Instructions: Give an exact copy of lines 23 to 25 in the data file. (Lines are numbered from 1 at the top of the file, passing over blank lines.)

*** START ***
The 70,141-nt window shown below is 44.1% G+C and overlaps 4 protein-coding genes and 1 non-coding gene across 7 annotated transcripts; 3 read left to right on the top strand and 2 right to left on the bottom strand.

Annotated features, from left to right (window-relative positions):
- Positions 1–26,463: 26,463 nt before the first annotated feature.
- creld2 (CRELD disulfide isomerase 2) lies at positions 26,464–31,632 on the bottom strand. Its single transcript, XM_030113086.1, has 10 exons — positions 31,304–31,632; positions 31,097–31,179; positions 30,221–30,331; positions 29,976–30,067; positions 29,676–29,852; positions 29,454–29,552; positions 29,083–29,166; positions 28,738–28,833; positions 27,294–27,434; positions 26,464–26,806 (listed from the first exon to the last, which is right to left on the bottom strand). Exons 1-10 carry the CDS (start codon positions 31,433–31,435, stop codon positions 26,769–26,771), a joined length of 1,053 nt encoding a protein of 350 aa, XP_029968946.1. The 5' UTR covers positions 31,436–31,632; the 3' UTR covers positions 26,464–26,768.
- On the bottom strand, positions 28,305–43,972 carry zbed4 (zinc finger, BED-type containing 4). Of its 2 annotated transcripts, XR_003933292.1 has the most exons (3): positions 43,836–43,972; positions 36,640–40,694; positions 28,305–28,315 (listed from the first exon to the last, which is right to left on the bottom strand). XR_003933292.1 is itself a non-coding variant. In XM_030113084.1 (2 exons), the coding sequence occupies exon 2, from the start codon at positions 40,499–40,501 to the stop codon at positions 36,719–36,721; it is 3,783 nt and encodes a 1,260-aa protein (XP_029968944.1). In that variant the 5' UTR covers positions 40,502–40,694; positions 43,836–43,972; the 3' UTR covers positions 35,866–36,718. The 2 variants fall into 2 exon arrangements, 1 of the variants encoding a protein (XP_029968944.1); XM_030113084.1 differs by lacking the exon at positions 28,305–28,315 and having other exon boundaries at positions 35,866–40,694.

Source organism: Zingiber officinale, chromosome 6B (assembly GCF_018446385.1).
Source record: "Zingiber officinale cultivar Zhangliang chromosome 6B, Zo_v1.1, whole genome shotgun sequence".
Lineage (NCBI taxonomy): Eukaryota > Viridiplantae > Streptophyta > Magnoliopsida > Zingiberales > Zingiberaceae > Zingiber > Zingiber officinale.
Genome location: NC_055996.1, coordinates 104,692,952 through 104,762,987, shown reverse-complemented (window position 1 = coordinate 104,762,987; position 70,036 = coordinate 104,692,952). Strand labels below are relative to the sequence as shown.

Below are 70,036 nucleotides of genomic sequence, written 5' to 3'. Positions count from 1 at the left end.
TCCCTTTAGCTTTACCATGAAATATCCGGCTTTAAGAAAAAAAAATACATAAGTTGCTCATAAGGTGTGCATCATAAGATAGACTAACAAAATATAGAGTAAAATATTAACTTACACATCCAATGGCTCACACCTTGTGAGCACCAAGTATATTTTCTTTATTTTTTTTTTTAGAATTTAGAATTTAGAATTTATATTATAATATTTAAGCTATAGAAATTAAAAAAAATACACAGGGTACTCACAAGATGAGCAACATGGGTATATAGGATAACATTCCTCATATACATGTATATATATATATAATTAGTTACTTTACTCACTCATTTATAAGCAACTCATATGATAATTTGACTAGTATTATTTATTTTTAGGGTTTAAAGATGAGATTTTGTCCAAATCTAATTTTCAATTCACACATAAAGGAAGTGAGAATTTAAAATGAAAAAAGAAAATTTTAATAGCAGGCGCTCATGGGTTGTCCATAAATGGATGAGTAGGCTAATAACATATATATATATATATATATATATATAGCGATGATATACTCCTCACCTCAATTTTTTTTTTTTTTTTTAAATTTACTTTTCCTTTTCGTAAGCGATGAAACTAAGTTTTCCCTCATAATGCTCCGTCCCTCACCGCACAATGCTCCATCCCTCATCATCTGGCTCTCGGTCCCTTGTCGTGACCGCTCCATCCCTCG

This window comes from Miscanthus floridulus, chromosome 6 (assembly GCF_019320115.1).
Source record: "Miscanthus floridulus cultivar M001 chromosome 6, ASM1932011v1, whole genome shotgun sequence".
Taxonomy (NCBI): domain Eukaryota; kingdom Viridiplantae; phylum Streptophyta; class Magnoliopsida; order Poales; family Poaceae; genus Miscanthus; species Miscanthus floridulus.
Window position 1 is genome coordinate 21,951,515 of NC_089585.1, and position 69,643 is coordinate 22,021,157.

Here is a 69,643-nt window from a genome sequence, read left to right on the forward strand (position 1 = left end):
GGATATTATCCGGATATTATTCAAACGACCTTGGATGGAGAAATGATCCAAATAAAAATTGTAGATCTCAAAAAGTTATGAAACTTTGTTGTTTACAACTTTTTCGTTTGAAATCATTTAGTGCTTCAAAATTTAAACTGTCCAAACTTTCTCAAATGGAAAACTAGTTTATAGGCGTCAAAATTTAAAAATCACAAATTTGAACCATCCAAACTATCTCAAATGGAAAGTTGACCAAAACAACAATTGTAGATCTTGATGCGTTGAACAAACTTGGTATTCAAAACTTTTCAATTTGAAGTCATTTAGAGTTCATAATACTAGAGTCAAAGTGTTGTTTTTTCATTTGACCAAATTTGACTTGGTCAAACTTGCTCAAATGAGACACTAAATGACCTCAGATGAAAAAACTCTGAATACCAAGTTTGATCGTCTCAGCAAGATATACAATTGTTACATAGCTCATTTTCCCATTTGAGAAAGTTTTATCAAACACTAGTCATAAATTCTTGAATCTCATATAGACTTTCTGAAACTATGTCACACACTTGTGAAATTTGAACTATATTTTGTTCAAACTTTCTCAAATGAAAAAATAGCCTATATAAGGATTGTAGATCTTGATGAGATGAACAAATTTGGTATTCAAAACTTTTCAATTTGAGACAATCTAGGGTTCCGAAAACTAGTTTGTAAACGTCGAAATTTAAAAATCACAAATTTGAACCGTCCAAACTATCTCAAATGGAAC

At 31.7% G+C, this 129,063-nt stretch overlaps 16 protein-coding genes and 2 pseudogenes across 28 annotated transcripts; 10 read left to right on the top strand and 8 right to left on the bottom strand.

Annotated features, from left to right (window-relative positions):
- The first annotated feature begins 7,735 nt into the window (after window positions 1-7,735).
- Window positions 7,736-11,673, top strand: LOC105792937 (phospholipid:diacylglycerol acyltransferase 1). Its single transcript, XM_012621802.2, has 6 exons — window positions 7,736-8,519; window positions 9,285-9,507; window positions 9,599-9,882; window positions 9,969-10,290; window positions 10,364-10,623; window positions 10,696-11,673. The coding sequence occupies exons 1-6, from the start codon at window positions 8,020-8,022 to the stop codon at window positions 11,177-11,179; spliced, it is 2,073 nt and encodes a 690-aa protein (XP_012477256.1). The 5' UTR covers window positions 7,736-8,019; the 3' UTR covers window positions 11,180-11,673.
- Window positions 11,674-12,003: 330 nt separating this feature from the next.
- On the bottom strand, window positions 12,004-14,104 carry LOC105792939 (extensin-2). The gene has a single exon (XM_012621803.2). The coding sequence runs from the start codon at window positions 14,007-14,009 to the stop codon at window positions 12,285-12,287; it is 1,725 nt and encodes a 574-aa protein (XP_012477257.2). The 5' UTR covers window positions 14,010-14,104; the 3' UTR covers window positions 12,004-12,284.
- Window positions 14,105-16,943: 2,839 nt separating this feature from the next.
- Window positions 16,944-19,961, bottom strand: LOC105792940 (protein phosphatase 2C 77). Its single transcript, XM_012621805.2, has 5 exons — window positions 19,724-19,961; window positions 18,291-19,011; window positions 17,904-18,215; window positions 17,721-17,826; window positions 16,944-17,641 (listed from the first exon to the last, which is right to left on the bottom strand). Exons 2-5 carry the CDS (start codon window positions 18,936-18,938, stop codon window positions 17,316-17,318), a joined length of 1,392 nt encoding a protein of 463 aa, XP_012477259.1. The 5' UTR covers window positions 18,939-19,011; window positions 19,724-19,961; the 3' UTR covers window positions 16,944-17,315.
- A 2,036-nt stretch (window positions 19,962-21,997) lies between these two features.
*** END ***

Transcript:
- On the bottom strand, window positions 12,004-14,104 carry LOC105792939 (extensin-2). The gene has a single exon (XM_012621803.2). The coding sequence runs from the start codon at window positions 14,007-14,009 to the stop codon at window positions 12,285-12,287; it is 1,725 nt and encodes a 574-aa protein (XP_012477257.2). The 5' UTR covers window positions 14,010-14,104; the 3' UTR covers window positions 12,004-12,284.
- Window positions 14,105-16,943: 2,839 nt separating this feature from the next.
- Window positions 16,944-19,961, bottom strand: LOC105792940 (protein phosphatase 2C 77). Its single transcript, XM_012621805.2, has 5 exons — window positions 19,724-19,961; window positions 18,291-19,011; window positions 17,904-18,215; window positions 17,721-17,826; window positions 16,944-17,641 (listed from the first exon to the last, which is right to left on the bottom strand). Exons 2-5 carry the CDS (start codon window positions 18,936-18,938, stop codon window positions 17,316-17,318), a joined length of 1,392 nt encoding a protein of 463 aa, XP_012477259.1. The 5' UTR covers window positions 18,939-19,011; window positions 19,724-19,961; the 3' UTR covers window positions 16,944-17,315.